My most loved travel destination, and answers to other questions
Many thanks to those of you were able to attend my Reddit AMA live. For those who were unable to attend, I’ll be sharing a selection of questions and answers over the next couple of weeks. To view the entire AMA, please click the above link.
Q. I believe you spent time in Japan. Can you tell us about your time there?
A. Japan is a magical Twilight Zone all of its own. I lived there for a year and was completely broke – twenty years ago. I only survived by stealing ceremonial cabbages from Ueno Park and taking them back to my friend Robert Twigger’s apartment — I was living on his floor — and cooking them into very thin soup.
Q. Could you comment on Zigzag travel?
A. I just wrote on my Facebook page this:
“If there’s a key-word to my life it’s ZIGZAG… because in life the best roads are never straight.”
Zigzag travel is what opens doors. And takes you on adventure. Never plan too much. Go without maps and without a phone, and listen to your gut… because I’s trying to tell you something.
Q. In “In Arabian Nights” is the idea that the wise person knows they are a fool. Can you comment on “knowing you are a fool” in relation to successful travel or living in a new country?
A. I have heard it said that in order to know a place or write about it — you must write about it immediately or not until after thirty years. Living in Morocco I have found that with each passing day a little more of the magic is revealed. But, at the same time, I have also found myself increasingly confused… and in awe. I think the condition of a fool, however wise, is a delight. And were we all wise, we should all wish to be fools.
Q. If you haven’t already answered this, what lost cities do you want to find?
A. Paititi is still out there.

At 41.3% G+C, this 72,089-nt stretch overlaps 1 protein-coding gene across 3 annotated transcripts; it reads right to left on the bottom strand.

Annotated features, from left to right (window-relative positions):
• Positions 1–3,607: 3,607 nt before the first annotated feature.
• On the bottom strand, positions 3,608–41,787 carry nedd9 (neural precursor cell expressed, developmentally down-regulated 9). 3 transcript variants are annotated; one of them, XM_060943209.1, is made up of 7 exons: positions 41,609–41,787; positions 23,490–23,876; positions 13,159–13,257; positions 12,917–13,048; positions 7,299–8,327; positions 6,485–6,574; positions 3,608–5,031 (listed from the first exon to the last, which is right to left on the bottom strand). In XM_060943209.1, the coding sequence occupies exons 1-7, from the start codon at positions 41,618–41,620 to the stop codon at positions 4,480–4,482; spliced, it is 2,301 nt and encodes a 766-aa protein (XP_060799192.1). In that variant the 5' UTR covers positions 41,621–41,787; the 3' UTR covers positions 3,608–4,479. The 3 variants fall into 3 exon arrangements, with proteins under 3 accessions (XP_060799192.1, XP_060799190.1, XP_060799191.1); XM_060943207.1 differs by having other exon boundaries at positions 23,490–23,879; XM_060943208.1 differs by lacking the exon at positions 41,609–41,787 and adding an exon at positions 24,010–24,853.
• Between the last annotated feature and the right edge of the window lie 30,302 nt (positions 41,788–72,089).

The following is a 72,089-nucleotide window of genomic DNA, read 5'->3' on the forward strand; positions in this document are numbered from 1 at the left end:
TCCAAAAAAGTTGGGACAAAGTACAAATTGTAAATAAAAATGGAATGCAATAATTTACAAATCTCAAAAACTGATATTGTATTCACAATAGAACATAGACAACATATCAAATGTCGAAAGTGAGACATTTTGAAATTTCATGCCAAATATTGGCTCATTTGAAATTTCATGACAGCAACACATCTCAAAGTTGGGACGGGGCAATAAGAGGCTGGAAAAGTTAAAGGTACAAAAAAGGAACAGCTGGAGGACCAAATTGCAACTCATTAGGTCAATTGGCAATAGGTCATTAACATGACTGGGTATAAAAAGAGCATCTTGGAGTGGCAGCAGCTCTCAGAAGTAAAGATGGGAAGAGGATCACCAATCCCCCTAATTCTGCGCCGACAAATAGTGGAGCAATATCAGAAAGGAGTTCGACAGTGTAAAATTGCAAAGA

Go and look for it!
Madre de Dios jungle.
Take vaseline for your feet. because all the skin’s going to come off when you’re in the river.
Q. How do you overcome despair in journey, or for that matter, the despair of your crew?
A. Hot food. And lots of it. That’s the biggest builder of morale. That, and gut-rot alcohol. And to lead from the front — never expecting the men to do anything you wouldn’t do yourself. The only time I go last is to eat. I never eat until the men have all eaten. It’s an easy demonstration of my respect for them.
Q. Have ever had to deal with mutiny? and whats the best way to deal with it?
A. I was in the Madre de Dios jungle for 16 weeks. No skin on our feet. All the men had had dengue, as well as I. The rain lashed down relentlessly. Cold rain. The food stores were rotting. There was no hope. And, yes, at this point, the porters started to mutiny. I had to get them back on track and it wasn’t easy. I did it with a mixture of coercion, rest, singing, humour, and spiced hot food. (The only way to eat the food by that point was to spice it).
Q. Have you ever undertaken any epic walks, (500 miles or more) would you, and where would you?
A. I want to, I want to, I want to!
My old friend and in my ways my mentor, Wilfred Thesiger, used to tell me that walking was the only way to travel… he said that if you walked the chance of missing anything interesting — people, animals or things, was immensely reduced.
I dream of walking or cycling (Thesiger frowned on bicycles because they were too fast), across Africa, or Cairo to cape.
I must do it. I WILL do it.
Q. In all your travels/adventures, have you ever visited a place where the inhabitants live in harmony with their surroundings? Thank you for this opportunity and all the wonderful books (each one an adventure).
A. I think that to answer the question we have to consider, or reconsider, the idea of harmony and what it is. What you or I regard as harmony isn’t necessarily what others take it to be.
I’m actually in India right now — in Mumbai — and I’d tell you (my opinion) that there’s nothing harmonious about this city. it’s wonderful but it’s mad mayhem, a wild rumpus of a place. But to my wife , Rachana, and to millions of others here, it’s total 24 carat harmony.
Q. Of all the places you’ve been and things you’ve seen, what place did you love the most and hope to see again (to maybe move one day or bring the family with you)? What’s been the most dangerous location, a place you’d never want to go again under any circumstances?
A. Most dangerous: Afghanistan. At one point during filming of our Afghan lost treasure documentary, the director (David Flamholc) was shot in the thigh. And that was after getting out of a torture jail.
Most loved: wow, such a hard one. I try and avoid questions like that because I love so many places, and going back to loved places time and again. It depends on my mood. And right now I’d say the Rift Valley in Kenya. I love it, i dream of it, I worship it.
And my favourite thing in all the world is to be in Africa when the first rain comes, and to smell the earth as it rains.
That, my friends, is magic.